I know you’re terribly disappointed over no Wetlands post this week, but I had to interrupt our regularly scheduled programming to share a tutorial with you. After much tweaking, I’ve created what I’ve found to be the most comfortable shoulder design. And yeah, it looks cool too. I’m calling it the frogleg shoulder.
As I outlined in this post, these are the materials I used:
-2 m x 75 cm C & C organic cotton twill in purple
-Organic cotton thread, extra strong (Mine is old, I can’t remember where I got it, but they usually run around $5.00 a spool, I’m looking into SimplifiFabric.com!)
-Medium Sling Rings from SlingRings.com.
Side note, make sure your needle is right for your fabric! I’m a tool and during my first pleated sling I forgot that I had a universal needle on my machine and it bent while I was sewing multiple layers of twill. This is dangerous to you and your machine, so make sure you’re using the proper needle. For this thick twill, especially when layering, a denim needle will work best because it is sharp and will go straight down into the fabric. Universal and ball point needles are for knits where the stitches are bigger and the needle can slip between stitches.
Disclaimer: I am not responsible for the durability of your finished sling that you make, this tutorial is a guideline on how to make a safe sling, but I have no control over your methods or what you use to craft one. Please read the safety instructions at the bottom of this post for use.
Wash your fabric! Most fabrics will shrink or fray or do funky things once they’re washed, so to avoid any weird abnormalities with your finished product, the first rule of thumb with sewing is to prewash. I used Zum Clean organic laundry soap in Sea Salt, with cold water and then did a tumble dry on low heat.
Lay out the fabric and decide which of the long ends you want as the ‘seat’. This will be the hemmed edge, and you’ll want it to be on the bottom of the sling where your baby’s rump will sit. Because I got 150cm wide fabric and cut it in half, I used the cut edge because I knew it would fray. I am awful at cutting in a straight line, but the first fold of my hem was an attempt at just over 1 cm.
Iron your hem and remove the pins. If you don’t want to iron, feel free to skip down to the sewing. I used to do that for the simple reason I never owned an iron, but when hubby and I first moved in together, he had one, and it makes it so much easier! I also took this opportunity to iron the rest of the fabric too, since it was all wrinkly from the wash.
Fold the double hem. I don’t normally do one on personal projects, but because the ‘back’ of the sling will still show, I want it to look neat and tidy from both sides. So you want to fold it over again, pin, and iron.
Sew the hem. I used a zigzag stitch, not only because it looks cool but because it gives strength to the seat. Make sure to pull the pins as you go! I know it’s a bad habit of a lot of people to just sew over pins, but if your sewing needle hits that pin in just the right way, it’ll snap, and could end up somewhere very inconvenient. Like in your eyeball. #SafetyFirst
Depending on your fabric, you might need to repeat this process for the other side and the bottom of your material. For me, the edges were finished with a nice decorative fuzz on them, but I still wanted some consistency, so I did a zigzag stitch along the bottom and opposite long edge of the fabric. whichever end is going to be the shoulder you don’t have to worry about, because it will be folded over and sewn.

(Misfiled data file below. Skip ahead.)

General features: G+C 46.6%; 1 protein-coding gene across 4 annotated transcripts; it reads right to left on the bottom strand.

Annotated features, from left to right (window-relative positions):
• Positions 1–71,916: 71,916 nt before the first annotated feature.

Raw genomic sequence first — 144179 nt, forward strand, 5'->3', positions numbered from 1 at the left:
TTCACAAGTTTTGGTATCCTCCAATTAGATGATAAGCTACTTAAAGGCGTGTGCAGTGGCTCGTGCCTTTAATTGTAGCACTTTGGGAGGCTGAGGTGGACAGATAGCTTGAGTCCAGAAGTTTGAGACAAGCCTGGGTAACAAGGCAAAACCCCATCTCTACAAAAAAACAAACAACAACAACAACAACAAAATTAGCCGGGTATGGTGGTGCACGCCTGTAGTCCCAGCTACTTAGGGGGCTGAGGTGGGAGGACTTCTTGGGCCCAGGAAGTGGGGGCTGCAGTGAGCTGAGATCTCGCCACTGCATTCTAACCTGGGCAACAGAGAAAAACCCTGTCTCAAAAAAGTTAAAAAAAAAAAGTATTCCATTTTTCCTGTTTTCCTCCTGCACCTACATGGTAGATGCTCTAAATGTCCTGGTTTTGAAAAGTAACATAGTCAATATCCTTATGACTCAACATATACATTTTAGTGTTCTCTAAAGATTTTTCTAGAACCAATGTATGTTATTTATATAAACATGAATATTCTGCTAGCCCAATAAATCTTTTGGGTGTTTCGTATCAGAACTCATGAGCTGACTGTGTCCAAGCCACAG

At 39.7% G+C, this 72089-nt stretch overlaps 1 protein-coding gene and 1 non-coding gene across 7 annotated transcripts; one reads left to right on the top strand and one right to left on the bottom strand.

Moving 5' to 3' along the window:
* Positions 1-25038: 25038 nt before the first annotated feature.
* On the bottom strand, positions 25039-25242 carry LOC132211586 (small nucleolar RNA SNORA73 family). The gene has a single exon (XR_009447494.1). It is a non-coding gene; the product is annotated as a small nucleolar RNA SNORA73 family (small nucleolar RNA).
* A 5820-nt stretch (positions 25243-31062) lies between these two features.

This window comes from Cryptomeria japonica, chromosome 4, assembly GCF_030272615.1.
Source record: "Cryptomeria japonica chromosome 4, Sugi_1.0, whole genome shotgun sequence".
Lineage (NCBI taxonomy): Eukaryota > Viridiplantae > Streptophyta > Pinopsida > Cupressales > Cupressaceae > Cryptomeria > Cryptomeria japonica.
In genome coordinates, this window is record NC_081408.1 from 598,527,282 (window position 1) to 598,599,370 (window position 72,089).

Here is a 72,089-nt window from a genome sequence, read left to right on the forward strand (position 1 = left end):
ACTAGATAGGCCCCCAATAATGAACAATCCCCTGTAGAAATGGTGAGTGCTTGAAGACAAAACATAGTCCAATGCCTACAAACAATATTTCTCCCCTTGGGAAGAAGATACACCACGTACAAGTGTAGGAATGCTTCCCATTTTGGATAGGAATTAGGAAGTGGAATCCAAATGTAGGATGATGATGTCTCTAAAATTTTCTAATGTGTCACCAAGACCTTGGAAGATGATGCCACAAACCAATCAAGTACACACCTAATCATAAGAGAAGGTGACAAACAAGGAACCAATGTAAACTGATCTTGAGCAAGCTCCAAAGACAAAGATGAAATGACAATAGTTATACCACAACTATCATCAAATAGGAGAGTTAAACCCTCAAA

So this is the frogleg shoulder. Ironing is really helpful here, for evenness and flatness, but again, if that’s not your thing go ahead and pin it as best you can. I ironed a center crease for measuring, and then each crease to keep everything uniform. I didn’t worry about super accurate measurements, I just eyed it out and adjusted as necessary. My rule of thumb in sewing and in life is that if you can get away with not having to do math, then YAY! Also then each sling has it’s own unique character!
Pin the folds at the end and 10-15 cm down the length, and iron flat.
Do a basting stitch along the end to hold in the folds.
Feel free to use a straight stitch here, and don’t worry about backstitching, because it’s just to hold the folds in place so you don’t have to worry about the pins when you fold over the rings.
If you’re wondering why there’s a zigzag stitch on the edge, it’s because I was all gung ho about zigzagging my edges and got lost in the sewing and totally forgot that I didn’t have to do the shoulder edge. I could have ripped it out, but I didn’t. So yeah.
Thread the shoulder end through your rings and fold down to just above the next pin line. Sew across, as close to the edge as possible, and make sure to go slow, keeping everything flat. Backstitch and double stitch and go crazy here, because these rows are what is going to essentially hold the baby. I did three rows of stitches, two straight with a zigzag in between, feel free to experiment but remember that more is safer!
Step 10 – Sling Safety
If you’ve never made or used a ring sling before, make sure to read about how to properly use them and the safety precautions associated!
Ring Sling Wearing Tutorial and Safety – This page from SleepingBaby.net has all of the resources you need to research proper sling use. Note that these instructions are specifically for the SleepingBaby slings, and they can’t be held liable for slings made by others.
Tips & Tricks for Using Your Sling – This is a great page of do’s and don’t’s when it comes to sling wearing.
T.I.C.K.S. Rule for Safe Babywearing – Easy to remember rules for safe babywearing.
Enjoy your slings!